- Timeline: Timing is also important when it comes to crafting a PR campaign strategy. If you have a new product launching soon, you may want to start writing a press release early to schedule it on the wire at a good time and begin pitching publications right before it goes live to offer exclusive quotes and coverage opportunities to key news outlets. Then you’ll want to consider sending follow-up pitches and listening online for how your target audiences are responding. For tradeshows, you’ll need to design your booth, think about what materials you want to hand out, buy ads in event brochures, and email prospects a few times before the big day to invite them to visit you or schedule a chat at your booth. Map out your ideal schedule around any PR tactics so you get the most out of the resources and budget needed to make them happen.
Taking the Leap with Some Handy PR Tips
Press releases that go out on the wire—and even those posted on a company website—are great basic tools for sharing news about products, mergers, awards, branding updates, and more. But many B2B teams fail to structure PR email pitching efforts around their press releases or do a poor job of reaching out to publications to write guest posts and bylined articles. If pitching is part of your PR campaign strategy, here are a few tips to improve your results.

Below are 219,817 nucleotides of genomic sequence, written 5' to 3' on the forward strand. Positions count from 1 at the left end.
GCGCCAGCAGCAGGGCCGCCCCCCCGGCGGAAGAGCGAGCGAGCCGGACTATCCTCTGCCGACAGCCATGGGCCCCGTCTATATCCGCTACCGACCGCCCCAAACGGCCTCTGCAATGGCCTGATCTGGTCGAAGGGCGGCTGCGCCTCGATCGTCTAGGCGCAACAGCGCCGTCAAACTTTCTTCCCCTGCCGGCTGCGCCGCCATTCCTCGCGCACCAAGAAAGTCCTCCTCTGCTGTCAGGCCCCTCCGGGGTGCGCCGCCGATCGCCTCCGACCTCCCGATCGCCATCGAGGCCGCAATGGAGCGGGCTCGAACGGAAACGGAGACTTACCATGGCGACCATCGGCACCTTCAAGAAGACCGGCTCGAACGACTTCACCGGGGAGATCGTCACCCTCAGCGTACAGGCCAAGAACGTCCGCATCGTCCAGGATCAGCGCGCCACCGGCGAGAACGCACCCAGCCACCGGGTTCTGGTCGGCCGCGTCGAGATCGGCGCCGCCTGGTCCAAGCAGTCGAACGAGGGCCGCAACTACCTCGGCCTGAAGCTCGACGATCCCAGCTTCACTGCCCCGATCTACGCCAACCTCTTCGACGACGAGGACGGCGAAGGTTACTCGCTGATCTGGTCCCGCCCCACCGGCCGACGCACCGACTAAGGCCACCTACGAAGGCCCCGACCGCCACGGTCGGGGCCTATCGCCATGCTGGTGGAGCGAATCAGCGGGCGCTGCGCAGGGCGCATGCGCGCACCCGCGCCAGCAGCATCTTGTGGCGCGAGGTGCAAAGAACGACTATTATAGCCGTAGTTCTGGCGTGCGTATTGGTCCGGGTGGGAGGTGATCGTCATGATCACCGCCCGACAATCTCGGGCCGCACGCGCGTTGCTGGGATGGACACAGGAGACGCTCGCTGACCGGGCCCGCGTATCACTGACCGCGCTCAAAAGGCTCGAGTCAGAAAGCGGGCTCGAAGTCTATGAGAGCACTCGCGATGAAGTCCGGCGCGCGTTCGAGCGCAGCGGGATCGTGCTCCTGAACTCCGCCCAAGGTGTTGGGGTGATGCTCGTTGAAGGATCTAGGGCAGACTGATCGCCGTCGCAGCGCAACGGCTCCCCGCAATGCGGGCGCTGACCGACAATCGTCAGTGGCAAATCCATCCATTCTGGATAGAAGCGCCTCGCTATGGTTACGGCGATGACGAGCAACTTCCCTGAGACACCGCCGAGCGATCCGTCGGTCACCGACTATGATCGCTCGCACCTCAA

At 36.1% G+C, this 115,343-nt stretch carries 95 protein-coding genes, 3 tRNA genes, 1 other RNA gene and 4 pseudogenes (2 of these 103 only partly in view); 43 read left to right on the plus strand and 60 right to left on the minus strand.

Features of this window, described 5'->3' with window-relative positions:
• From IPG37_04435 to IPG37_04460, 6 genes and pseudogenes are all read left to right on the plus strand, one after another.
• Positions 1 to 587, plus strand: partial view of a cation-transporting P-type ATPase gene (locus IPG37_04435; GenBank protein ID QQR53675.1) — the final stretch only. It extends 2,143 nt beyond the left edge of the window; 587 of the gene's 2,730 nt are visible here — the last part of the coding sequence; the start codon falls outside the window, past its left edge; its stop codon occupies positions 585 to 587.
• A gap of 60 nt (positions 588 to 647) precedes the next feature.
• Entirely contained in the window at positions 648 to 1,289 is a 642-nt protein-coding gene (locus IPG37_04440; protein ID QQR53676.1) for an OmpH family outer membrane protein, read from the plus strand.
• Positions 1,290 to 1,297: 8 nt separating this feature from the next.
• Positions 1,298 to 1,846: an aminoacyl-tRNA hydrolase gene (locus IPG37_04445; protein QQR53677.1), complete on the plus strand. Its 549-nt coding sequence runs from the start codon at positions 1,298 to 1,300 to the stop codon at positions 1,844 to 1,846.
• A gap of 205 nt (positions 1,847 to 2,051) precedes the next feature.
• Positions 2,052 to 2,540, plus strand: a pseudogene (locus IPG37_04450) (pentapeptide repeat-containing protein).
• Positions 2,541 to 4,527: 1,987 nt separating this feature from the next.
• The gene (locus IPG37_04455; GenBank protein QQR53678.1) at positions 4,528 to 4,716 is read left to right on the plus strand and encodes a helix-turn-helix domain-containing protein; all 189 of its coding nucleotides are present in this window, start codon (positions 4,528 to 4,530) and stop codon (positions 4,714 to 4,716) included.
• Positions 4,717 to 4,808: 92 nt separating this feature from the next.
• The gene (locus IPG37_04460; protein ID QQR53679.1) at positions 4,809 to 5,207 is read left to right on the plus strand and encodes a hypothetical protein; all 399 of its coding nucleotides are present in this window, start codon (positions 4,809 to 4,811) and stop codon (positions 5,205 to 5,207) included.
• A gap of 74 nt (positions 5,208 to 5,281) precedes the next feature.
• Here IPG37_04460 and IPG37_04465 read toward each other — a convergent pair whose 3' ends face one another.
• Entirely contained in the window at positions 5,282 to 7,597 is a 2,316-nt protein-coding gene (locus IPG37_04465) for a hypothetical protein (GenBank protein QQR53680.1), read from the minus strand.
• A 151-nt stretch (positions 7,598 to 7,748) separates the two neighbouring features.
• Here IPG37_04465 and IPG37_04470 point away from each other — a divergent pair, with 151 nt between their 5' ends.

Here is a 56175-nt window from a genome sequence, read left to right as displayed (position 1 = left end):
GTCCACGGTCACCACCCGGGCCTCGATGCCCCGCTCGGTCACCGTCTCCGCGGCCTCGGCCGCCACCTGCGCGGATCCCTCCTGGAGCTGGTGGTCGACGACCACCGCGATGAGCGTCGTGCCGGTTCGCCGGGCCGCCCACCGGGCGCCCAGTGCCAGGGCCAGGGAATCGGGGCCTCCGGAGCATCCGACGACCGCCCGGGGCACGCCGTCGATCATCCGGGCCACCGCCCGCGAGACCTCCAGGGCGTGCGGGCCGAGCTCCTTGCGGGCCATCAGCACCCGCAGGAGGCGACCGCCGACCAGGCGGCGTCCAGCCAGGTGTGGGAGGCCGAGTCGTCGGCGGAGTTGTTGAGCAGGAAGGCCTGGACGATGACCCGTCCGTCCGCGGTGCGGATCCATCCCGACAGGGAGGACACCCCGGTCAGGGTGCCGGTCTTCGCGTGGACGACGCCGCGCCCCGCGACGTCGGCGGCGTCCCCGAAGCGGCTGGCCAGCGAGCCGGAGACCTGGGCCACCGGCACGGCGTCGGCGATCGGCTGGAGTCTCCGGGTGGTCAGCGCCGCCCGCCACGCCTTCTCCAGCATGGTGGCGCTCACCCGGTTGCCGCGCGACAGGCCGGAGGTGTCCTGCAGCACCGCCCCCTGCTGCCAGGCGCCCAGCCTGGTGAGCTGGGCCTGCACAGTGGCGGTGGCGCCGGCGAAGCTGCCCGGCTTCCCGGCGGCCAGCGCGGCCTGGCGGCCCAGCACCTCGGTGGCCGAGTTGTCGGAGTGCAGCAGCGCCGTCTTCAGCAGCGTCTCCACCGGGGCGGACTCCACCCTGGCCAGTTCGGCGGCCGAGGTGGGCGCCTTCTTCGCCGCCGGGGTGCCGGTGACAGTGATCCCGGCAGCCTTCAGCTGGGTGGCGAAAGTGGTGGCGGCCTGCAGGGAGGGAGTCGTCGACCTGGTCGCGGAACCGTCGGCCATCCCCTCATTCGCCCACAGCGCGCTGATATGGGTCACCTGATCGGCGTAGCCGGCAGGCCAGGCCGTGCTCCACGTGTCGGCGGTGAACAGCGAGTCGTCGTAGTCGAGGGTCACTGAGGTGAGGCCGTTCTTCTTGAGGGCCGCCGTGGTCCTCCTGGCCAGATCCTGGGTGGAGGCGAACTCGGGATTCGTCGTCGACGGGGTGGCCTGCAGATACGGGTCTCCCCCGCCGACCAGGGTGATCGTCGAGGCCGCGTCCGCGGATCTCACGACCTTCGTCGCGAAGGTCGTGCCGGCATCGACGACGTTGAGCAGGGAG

PR Pitching Tips
- Editors and reporters will often ignore emails that have attachments to avoid spam, so instead of sending a document of your release, link to the release at the beginning of your pitch and paste the full release below your email signature for easy reference.
- If a contact is unfamiliar with your brand or simply needs a fast way to confirm your business and news is relevant to their publication, include link to your company at first mention.
- When pitching to a smaller list of contacts, personalize your greeting with their name and exclude your long company signature on any follow-up emails.
- In follow-up emails, restate the main topic of your pitch or briefly explain why the news is relevant and newsworthy. You can also send your email in the morning so they’re likely to see it in their inbox at good times.
- Ensure your subject line is intriguing enough for editors and reporters to stop scrolling through their inbox. It should sound timely and ideally convey the reason why it’s important news to cover (e.g., “The New Tech Integration Changing Patient Experiences”).
- If you’re pitching a general topic in the hopes of writing a guest article (e.g., offering to share new insights on technology trends in clinical trial management), consider including some extra elements like:
- Links to trending articles on the topic to demonstrate relevancy
- Quick bulleted info on recent company achievements
- A quote from a company executive and offer for interview
Building credibility in your industry and managing your reputation as your business grows can be challenging. But if you dedicate energy to developing a public relations strategy, especially one that includes reputation management, you’re giving your team everything they need to keep your brand going strong.